Fixed or Variable – Choosing the Ideal Home Loan for You
Home loan options can be challenging for those unfamiliar with the fluctuations of interest rates. So how do you know which home loan is ideal for you: fixed or variable? Read on to learn more about what fixed and variable rates offer and the advantages and disadvantages of both.
Fixed vs. variable – what’s the difference?
Put simply, a fixed home loan has an interest rate that is anchored at a certain level for a set period of your choosing (options usually vary between one, three or five years). At the end of the agreed fixed term period, home loans will normally switch to your lender’s variable rate.
By contrast, a variable loan is not locked into a single interest rate, meaning it will move as the market changes. The interest rate of your loan will therefore rise and fall over its term and your repayment amount will vary.
What are the advantages of a fixed home loan?
- The main benefit of a fixed rate loan is the certainty it provides, allowing you to budget accurately for the years to come.
- Timed correctly a fixed loan can allow you to take advantage of low-interest rates, locking in before the market rate rises.
What are the disadvantages of a fixed home loan?
- The nature of a fixed rate loan makes it inflexible. Once you’re locked into this loan type it is difficult and often expensive to break out.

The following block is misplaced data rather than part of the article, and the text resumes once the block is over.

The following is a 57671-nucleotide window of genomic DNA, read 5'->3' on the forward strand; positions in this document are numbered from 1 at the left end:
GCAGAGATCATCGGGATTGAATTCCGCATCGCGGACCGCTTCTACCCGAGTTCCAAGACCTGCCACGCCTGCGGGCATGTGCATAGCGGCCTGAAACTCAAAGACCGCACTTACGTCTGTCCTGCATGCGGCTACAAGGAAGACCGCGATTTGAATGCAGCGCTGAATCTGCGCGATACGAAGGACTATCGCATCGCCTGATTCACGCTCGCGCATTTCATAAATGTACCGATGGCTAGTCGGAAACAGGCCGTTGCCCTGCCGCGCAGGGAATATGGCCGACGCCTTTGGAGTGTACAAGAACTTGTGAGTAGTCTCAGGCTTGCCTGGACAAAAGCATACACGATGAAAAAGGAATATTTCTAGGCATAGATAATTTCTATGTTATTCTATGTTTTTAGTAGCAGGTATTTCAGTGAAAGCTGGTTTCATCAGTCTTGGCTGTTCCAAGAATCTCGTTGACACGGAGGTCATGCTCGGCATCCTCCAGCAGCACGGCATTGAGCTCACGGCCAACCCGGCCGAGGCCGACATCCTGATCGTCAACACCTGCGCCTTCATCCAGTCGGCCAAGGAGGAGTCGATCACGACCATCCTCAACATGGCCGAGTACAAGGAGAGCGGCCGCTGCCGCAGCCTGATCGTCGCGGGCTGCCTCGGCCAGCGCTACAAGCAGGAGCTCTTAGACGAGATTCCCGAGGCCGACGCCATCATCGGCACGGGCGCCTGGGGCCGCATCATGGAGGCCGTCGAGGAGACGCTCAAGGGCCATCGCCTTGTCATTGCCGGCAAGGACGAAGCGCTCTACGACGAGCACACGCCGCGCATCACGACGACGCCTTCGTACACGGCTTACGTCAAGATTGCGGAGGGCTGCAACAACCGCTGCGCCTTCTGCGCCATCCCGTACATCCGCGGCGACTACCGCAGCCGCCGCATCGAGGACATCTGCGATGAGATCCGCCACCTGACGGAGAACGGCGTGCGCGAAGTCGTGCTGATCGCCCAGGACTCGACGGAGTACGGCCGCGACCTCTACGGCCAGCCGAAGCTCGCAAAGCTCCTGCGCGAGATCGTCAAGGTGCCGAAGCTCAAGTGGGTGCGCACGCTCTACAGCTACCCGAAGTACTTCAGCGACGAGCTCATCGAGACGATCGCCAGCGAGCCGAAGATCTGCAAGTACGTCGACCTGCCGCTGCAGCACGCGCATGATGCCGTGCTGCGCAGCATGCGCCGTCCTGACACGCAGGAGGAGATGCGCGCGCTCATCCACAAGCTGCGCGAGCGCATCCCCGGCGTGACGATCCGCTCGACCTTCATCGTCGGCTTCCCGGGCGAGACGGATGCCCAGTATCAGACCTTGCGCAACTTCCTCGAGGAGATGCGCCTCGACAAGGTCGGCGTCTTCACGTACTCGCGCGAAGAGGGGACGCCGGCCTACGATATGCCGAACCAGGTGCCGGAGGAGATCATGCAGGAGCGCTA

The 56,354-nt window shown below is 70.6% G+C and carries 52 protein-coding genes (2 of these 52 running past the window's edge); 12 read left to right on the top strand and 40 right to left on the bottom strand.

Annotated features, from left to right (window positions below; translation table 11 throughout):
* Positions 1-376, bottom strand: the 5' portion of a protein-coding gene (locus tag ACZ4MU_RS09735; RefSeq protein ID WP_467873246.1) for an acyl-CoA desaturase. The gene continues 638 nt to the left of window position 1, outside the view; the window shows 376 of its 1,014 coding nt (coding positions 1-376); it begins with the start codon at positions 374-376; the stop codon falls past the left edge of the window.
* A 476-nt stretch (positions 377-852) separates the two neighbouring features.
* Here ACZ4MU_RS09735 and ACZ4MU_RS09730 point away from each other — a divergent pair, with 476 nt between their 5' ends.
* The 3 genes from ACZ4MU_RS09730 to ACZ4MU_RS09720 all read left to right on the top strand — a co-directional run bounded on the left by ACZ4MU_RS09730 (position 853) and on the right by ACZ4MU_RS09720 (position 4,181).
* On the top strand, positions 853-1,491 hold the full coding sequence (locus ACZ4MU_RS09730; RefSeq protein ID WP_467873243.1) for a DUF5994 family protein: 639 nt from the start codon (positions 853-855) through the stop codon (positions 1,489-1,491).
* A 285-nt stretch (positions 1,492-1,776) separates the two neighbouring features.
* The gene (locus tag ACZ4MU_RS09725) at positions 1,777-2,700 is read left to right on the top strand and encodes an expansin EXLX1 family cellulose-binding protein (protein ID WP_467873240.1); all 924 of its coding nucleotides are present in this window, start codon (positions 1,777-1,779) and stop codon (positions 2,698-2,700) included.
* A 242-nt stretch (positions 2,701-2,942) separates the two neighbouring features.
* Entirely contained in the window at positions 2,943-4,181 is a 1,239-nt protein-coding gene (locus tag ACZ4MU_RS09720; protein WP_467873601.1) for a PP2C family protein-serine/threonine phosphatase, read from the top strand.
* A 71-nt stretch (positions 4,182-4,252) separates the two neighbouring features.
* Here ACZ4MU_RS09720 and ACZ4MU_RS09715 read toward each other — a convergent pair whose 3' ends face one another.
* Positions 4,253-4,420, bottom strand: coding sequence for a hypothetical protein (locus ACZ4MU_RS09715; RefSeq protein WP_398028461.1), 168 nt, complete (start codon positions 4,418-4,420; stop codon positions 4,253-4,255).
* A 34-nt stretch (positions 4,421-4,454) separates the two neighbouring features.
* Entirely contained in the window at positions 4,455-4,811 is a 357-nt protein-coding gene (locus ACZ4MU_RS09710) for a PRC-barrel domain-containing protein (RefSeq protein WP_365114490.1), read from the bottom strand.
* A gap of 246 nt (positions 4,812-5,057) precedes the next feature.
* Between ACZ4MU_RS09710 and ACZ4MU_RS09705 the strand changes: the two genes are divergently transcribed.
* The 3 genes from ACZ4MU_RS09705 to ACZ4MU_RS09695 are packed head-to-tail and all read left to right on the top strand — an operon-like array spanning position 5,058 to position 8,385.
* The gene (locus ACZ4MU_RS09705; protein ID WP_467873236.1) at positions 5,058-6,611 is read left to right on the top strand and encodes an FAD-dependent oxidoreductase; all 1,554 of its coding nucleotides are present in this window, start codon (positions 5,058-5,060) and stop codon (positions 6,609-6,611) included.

- Fixed rate loans often have limits on extra repayments, they may be capped at a low amount or only allowed with a fee. This means you are unable to pay off your loan faster.
- While you are protected from an increase in interest rates, you are also unable to take advantage of any future drops. You have to make a gamble as to whether now is the best time to lock in.
What are the advantages of a variable home loan?
- The main benefit of variable loans is flexibility. Though you have to meet monthly repayments, you can also contribute more money if you choose to and so pay off your loan faster with less overall interest.
- Variable rate loans often have more features at your disposal. They usually allow unlimited redraws on additional repayments and the ability to set up an offset account to help save up interest.
- Variable loans often give you the flexibility to switch loans if you find a better deal.
What are the disadvantages of a variable home loan?
- Crucially, the minimum repayment amount rises and falls all the time. This makes it difficult to plan and may make finances tight in certain market fluctuations.
If you would like more information on home loans, contact us today.